12/11: Is arrest expensive, ineffective practice?

By the AJC Editorial Board

Locking ’em up and ditching the key never was a cheap approach to punishing criminals. Nor was it particularly effective, or efficient, it seems.That must change, as a new report makes clear that our criminal corrections model is broken, unaffordable and unsustainable.

That’s proved by the cost of maintaining this dysfunctional system. It has more than doubled since 1990, standing now at more than a $1 billion annual burden to this cash-tight state.

The good news is that remaking our corrections system should save money in the long run. As a bonus, it might help the crime rate fall even further.

Doing a better job of handling criminals is a necessity for reasons other than monetary ones. In the past two decades, Georgia’s prison head count more than doubled, driving us into the unwanted distinction of having one of the highest incarceration rates in the nation. Meanwhile, our criminal recidivism — backsliding, if you will — has remained unchanged for a decade as prison stints did little to prevent inmates from showing up at the gates time and again.

Read what our editorial board has to say and comment below.

30 comments Add your comment

mountain man

December 11th, 2011
11:56 am

Aquagirl – “…and places them in an environment where they learn to be vicious, because the weak guys end up as girlfriends. For an added bonus, they can learn how to be really, really good criminals. Now you are releasing an unemployable ex-con onto the streets with an advanced degree in mayhem”

So let’s just keep doing what we are doing now – just let them all go with no meaningful time, and they repeat the crime as soon as they get out.See posts about the crime at Tech – one perp had been arrested and convicted 10 times – with only a month or two of “jail” (read- free rooom and board) in between his arrests. And how many times did he get away with his crimes in between those?

Aquagirl

December 11th, 2011
11:15 am

The most important consequence of arrest and incarceration, the one the left never likes to acknowledge, is that it removes criminals – if only temporarily – from society.

…and places them in an environment where they learn to be vicious, because the weak guys end up as girlfriends. For an added bonus, they can learn how to be really, really good criminals. Now you are releasing an unemployable ex-con onto the streets with an advanced degree in mayhem.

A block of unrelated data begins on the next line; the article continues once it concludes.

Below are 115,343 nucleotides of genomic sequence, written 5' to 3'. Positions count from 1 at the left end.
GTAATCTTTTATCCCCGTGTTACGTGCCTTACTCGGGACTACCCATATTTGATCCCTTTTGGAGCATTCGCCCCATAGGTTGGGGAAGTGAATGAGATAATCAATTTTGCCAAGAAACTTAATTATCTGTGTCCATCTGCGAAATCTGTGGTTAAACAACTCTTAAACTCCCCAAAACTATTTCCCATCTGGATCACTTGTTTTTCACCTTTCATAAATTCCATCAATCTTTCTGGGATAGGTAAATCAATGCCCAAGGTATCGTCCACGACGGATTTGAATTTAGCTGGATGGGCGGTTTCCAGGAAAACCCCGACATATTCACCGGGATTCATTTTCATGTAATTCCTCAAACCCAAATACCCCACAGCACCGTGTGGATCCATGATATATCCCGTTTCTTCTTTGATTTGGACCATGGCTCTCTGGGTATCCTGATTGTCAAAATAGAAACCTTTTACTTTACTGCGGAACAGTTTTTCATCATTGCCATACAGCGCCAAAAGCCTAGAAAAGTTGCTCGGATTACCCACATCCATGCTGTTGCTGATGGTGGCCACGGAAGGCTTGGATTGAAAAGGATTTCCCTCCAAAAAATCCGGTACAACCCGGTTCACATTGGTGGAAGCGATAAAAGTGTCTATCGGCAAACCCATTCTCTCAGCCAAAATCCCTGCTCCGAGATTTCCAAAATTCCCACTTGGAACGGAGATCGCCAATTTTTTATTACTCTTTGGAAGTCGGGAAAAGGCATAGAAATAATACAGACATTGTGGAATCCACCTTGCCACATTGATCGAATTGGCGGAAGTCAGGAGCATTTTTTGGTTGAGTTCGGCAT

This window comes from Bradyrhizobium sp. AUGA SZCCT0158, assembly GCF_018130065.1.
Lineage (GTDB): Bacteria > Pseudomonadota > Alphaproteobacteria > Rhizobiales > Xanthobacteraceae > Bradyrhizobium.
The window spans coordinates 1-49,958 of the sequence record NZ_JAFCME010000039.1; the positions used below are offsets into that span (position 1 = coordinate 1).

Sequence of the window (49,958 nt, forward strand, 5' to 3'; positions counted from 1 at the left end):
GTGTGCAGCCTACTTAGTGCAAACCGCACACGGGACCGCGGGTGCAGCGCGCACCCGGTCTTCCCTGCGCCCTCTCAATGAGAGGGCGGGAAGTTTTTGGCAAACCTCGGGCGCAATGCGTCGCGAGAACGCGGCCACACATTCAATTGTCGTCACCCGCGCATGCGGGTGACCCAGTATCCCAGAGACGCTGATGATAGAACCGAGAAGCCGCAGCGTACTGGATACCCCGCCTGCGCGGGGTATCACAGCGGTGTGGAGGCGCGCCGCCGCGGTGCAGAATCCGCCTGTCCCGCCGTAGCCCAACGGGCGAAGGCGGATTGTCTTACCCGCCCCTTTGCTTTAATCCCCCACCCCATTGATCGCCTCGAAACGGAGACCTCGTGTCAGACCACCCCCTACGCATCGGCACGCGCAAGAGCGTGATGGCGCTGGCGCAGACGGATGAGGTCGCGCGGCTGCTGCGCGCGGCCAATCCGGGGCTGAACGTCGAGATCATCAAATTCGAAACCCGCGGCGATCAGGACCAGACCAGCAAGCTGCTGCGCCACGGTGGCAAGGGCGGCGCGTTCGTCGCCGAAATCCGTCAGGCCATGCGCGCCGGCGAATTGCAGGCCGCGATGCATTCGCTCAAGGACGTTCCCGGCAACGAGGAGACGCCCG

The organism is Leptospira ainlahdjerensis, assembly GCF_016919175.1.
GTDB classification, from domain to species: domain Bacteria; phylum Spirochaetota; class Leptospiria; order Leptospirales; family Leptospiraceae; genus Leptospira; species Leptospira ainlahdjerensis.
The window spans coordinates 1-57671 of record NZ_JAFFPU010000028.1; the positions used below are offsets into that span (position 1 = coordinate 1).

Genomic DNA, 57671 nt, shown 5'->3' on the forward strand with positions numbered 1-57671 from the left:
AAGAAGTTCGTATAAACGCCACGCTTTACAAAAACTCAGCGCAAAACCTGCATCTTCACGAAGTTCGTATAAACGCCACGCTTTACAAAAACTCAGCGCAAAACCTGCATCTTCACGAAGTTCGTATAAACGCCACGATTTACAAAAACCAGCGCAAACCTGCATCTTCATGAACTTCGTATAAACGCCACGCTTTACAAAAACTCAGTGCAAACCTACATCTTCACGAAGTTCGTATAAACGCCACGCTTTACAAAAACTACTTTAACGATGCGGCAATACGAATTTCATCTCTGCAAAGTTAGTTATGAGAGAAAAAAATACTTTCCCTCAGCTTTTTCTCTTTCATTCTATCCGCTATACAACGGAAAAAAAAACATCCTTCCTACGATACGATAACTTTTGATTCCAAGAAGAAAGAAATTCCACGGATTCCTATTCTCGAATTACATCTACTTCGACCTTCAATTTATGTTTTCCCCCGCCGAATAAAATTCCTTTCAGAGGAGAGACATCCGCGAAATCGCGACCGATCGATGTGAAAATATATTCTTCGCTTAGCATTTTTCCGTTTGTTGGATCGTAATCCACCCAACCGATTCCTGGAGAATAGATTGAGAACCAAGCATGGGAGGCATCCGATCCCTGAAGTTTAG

Brilliant, Shekema. Try rubbing a couple of brain cells together sometime. I’m sure the leftist thoughts would scare the pants off of you, though.

Free Market

December 11th, 2011
10:45 am

I have to say I find it particularly disgusting when I read folks who have kicked drug or alcohol habits saying that the threat of incarceration helped make the difference in getting them clean and sober. I mean I understand why the rehab folks say these kinds of things – they benefit tremendously from court imposed rehab, etc. so why would they take a stand in favor of freedom and the free market?

Look, I know that addiction is a serious issue. Using drugs, alcohol, food, sex, whatever in a manner than causes you harm and impacts others around you is a serious matter than needs to be addressed. BUT WHY SHOULD MY TAXES AND MY FREEDOMS BE THREATENED OR DESTROYED BECAUSE YOU CAN’T GET IT TOGETHER WITHOUT THE THREAT OF PRISON????

Your selfishness is destroying the lives of literally millions of individuals all over this country. There are plenty of folks who use drugs recreationally, medicinally, etc. with no problems in their lives (and really isn’t it up to them to determine that?) whose lives and families have been destroyed by the war on drugs. Look, if you have a problem, then MAN UP and get help. Others should not have to go to prison, face rape, loss of their children, loss of their families, etc. just because you haven’t hit rock bottom yet and need yet another parent threatening to take away your freedom if you don’t get straight. Just look at how insensitive and selfish that position is.

Personal responsibility can only be appreciated when it actually comes from you, not from outside threats from the parent figure masquerading as the government. If you want to be locked away while you get sober, then pay your own way, find a rehab that will do that for you, or go to some other country and violate their laws. I already pay enough in taxes and lost freedom for the government we have.

RAMZAD

December 11th, 2011
9:25 am

The first step to rescuing the United States from drowning in corrections related red ink is to take ALL criminality off so called narcotics- particularly marijuana- AKA ganja, weed, pot, ishens, grass, kali, Tom-P, Korn, Marley, etc. The abuse of narcotics must become a health/social issue. The government’s drug criminal industry must be dismantled, since it is a net cost center for the national economy.

There is no one refusing to use illegal narcotics, because of the “illegal” classification. This means that those who would start because these substances became legal would be minimal or even negligible. We are using too much of our resources to pursue these types of “criminals” and with little tangible results.

Continuing to pursue drug criminals is sheer madness. Two bit weed dealers getting four and five years and child abusers are walking around in suit and tie….go figure.

Prophet

December 10th, 2011
6:04 pm

hey duke, i like your style…

i worked in a ’supermax’ with some of the most violent, vicious and famed felons for several years. suddenly, i had to make a decision and hasty exit to maintain my sanity and family. i had to find another source of sustainence and found it by putting God first.

individuals on the ‘outside’ of the fence are no different than people behind bars. a couple of fellow officers sadly committed suicide, one high level supervisor killed someone. we’re all the same at heart.

every aspect, segment of society, nation and world is world is on the brink of self collapse, self disaster, self destruction for failure to abide in God’s law. it’s happening because we’ve distanced ourselves and believing in everything but God… so many things that obviously are getting ourselves into deeper despair